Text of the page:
More than half a billion dollars lies buried beneath tons of trash and orange dirt at a huge landfill in this small backwoods area outside Baltimore.
Sorted and discarded by machines at the Federal Reserve Bank in Baltimore as too worn for use, the currency is shredded and brought to the swamp-surrounded landfill to be buried alongside bald tires, old furniture and dead fish.
Trucker Vince Armstrong hauled another 1 1/2 tons of the shredded cash - more than $17 million - to meet its maker today.
"Mind boggling, isn't it?" Armstrong said as he admired the truckload of 69 cash-stuffed, clear plastic bags. Each sack holds $250,000 of the shredded paper money, and each bill is cut horizontally into 40 thin strips. "it's a damn shame you can't glue it back together, ain't it?" Armstrong said.
Other haulers using the landfill today thought so, too. As Armstrong removed the padlock and raised the sliding door of his dusty, red truck to begin unloading his booty, a small crowd gathered. Workers ignored their own loads of stones, wood scraps and household garbage for a moment and gathered to covet the cash.
"Wowee! Money! Golly - I knew there was something funny about it," bellowed a delighted Willie Nebille Jr. as he thrust his hand deep into a pile of the green paper and triumphantly raised a fistful to his face. "Smells like money, too," Nebille said.
"Damn shame, let me tell you," his father, Willie Sr., said after he grabbed a bunch. "I'm working out here to make it, and they're out here throwing it away... Tell 'em when they throw away some real whole pieces, let me know. I'll be glad to haul it for them."
The money comes from banks throughout the Baltimore-Washington area to the Federal Reserve Bank on Baltimore's courthouse square. Because American paper currency has a circulation life of only 18 months, a 3,000-pound load of discarded currency accumulates at the Baltimore vault each week.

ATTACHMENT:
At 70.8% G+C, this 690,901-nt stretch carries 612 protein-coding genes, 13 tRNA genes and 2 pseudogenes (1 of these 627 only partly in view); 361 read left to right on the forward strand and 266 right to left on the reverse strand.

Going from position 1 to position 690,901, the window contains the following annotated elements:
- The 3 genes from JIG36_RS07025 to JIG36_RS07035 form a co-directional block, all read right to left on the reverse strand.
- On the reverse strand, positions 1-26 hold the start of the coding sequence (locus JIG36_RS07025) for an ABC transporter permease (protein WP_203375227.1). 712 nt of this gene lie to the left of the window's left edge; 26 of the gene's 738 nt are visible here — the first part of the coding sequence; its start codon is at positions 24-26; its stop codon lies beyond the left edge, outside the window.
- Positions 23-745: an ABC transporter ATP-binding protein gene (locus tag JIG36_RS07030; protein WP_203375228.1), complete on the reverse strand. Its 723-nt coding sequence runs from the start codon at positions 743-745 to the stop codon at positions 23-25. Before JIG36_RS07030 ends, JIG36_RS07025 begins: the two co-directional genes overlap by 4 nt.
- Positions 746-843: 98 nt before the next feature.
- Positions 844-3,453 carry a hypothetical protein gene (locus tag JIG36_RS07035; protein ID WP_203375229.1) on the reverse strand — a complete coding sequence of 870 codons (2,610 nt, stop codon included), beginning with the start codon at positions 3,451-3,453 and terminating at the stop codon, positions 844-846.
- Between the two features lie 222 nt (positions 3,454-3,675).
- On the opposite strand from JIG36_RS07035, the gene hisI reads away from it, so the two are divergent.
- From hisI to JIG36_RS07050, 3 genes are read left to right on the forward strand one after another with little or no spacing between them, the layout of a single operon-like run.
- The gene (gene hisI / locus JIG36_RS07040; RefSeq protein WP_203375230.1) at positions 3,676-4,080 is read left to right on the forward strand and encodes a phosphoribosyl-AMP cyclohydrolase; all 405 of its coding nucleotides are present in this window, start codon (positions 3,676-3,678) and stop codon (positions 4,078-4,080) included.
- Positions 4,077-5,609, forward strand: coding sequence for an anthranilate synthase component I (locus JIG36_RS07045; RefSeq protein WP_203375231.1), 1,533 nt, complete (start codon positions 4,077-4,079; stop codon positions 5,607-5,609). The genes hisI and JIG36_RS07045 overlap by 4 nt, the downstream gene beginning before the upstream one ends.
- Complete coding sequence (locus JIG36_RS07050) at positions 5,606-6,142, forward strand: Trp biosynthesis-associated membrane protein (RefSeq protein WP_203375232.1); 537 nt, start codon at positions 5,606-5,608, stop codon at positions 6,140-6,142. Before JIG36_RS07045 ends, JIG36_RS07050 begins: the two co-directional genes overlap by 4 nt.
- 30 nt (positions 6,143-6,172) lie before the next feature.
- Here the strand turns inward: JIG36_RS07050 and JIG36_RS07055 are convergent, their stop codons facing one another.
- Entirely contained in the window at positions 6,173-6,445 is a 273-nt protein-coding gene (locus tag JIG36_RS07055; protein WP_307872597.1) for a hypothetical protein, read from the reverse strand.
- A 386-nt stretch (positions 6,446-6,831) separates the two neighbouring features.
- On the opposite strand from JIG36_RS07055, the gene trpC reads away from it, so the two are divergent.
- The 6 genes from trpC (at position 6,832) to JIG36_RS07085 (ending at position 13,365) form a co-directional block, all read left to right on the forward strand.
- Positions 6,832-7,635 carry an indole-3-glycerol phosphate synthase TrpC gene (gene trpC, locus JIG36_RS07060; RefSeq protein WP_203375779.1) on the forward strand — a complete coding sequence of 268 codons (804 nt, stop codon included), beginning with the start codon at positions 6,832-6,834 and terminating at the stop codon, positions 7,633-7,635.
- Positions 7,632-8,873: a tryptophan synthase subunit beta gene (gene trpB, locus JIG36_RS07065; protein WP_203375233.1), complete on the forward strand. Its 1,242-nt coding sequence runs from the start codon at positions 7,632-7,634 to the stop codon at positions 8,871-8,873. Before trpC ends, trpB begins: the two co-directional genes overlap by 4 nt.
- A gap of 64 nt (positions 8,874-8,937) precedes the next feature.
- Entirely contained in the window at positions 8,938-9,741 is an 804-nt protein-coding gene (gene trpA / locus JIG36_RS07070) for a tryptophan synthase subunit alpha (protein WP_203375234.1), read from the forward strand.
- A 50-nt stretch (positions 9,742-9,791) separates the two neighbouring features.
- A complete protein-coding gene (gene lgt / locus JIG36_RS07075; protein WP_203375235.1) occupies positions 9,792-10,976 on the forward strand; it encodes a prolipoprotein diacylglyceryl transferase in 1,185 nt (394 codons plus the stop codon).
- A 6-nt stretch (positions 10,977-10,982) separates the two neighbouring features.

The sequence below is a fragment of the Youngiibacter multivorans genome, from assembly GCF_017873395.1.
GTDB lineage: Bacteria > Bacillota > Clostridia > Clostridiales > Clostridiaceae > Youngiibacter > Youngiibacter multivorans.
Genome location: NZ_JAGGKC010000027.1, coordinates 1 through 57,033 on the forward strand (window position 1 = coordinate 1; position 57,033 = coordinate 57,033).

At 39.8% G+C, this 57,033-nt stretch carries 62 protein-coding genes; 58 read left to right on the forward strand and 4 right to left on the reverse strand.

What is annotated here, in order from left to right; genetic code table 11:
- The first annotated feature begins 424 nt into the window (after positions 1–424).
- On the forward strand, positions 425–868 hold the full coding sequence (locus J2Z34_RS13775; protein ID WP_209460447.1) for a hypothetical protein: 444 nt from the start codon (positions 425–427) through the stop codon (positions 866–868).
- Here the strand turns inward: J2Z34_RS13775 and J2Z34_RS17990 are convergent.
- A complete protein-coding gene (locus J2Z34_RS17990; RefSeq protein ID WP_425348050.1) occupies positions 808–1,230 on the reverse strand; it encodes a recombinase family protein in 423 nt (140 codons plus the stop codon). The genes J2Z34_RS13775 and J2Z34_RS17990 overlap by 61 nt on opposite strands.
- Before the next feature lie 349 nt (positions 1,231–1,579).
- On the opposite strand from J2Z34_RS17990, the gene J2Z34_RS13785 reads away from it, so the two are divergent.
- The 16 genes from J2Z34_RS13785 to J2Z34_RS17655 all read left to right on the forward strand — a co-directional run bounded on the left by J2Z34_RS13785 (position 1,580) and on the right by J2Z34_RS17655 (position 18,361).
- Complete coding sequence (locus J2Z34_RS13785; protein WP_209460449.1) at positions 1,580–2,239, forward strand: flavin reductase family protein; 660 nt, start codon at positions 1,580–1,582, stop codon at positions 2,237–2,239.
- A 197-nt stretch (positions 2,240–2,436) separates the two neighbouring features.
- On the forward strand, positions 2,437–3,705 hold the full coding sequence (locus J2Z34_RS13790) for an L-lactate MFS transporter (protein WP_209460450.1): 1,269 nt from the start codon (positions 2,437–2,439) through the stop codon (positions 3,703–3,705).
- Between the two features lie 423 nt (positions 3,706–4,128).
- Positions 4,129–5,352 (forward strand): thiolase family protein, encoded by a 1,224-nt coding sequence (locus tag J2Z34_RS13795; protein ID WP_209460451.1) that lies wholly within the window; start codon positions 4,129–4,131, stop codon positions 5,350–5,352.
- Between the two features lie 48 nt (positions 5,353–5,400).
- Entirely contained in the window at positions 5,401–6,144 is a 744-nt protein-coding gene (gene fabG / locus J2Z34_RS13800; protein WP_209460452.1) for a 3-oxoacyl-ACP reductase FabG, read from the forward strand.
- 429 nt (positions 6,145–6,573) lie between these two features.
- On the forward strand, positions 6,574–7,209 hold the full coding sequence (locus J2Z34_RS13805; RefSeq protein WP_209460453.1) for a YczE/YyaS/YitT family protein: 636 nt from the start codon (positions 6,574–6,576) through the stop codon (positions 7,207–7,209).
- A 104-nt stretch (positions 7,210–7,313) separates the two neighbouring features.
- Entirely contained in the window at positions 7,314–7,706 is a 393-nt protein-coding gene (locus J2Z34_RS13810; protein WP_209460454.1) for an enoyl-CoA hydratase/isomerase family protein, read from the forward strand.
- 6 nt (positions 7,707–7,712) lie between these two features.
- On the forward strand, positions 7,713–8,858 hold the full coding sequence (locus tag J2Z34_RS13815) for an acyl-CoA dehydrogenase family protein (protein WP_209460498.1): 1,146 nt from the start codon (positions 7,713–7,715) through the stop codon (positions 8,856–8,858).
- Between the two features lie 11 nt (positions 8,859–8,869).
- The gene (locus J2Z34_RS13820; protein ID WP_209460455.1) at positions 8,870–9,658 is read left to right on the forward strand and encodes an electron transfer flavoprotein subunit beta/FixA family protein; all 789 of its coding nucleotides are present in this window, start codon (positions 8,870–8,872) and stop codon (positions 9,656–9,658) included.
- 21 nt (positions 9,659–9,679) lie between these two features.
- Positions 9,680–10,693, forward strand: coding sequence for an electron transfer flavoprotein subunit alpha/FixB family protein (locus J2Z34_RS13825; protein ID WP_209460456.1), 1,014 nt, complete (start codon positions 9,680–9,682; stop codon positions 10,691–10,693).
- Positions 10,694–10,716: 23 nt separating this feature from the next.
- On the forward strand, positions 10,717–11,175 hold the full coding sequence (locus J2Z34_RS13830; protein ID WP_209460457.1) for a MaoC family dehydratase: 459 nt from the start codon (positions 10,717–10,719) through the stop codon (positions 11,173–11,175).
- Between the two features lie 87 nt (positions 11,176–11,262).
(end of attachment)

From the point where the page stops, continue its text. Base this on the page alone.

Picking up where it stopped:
Officials previously had burned the shredded cash until complaints arose last year because of the foul-smelling smoke from currency ink. Armstrong took over the weekly hauling job in January.
"It was sickening [at first]," Armstrong said, because of the abundance of cash and the hopelessness of ever getting all the strips of bills back together again. "Just to think that you're carrying more money in that one bag than you'll earn the rest of your life."
All that failed to bother equipment operator Jack Evans today, though. Evans mounted a Caterpillar bulldozer, ground the gears and pushed a pile of dirt over the bags of shredded cash. Sealed bags popped as they burst beneath the weight of the machine and disappeared under layer after layer of fresh soil.
"At first, it was a novelty," Evans said of the load of cash he had just put six feet under. [Now] it's just like anything else...it all ends up in the same place anyway." CAPTION: Picture, Vince Armstrong, rear, and his helpers relax on 17 million shredded dollars at Glen Burnie landfill. By Gerald Martineau - The Washington Post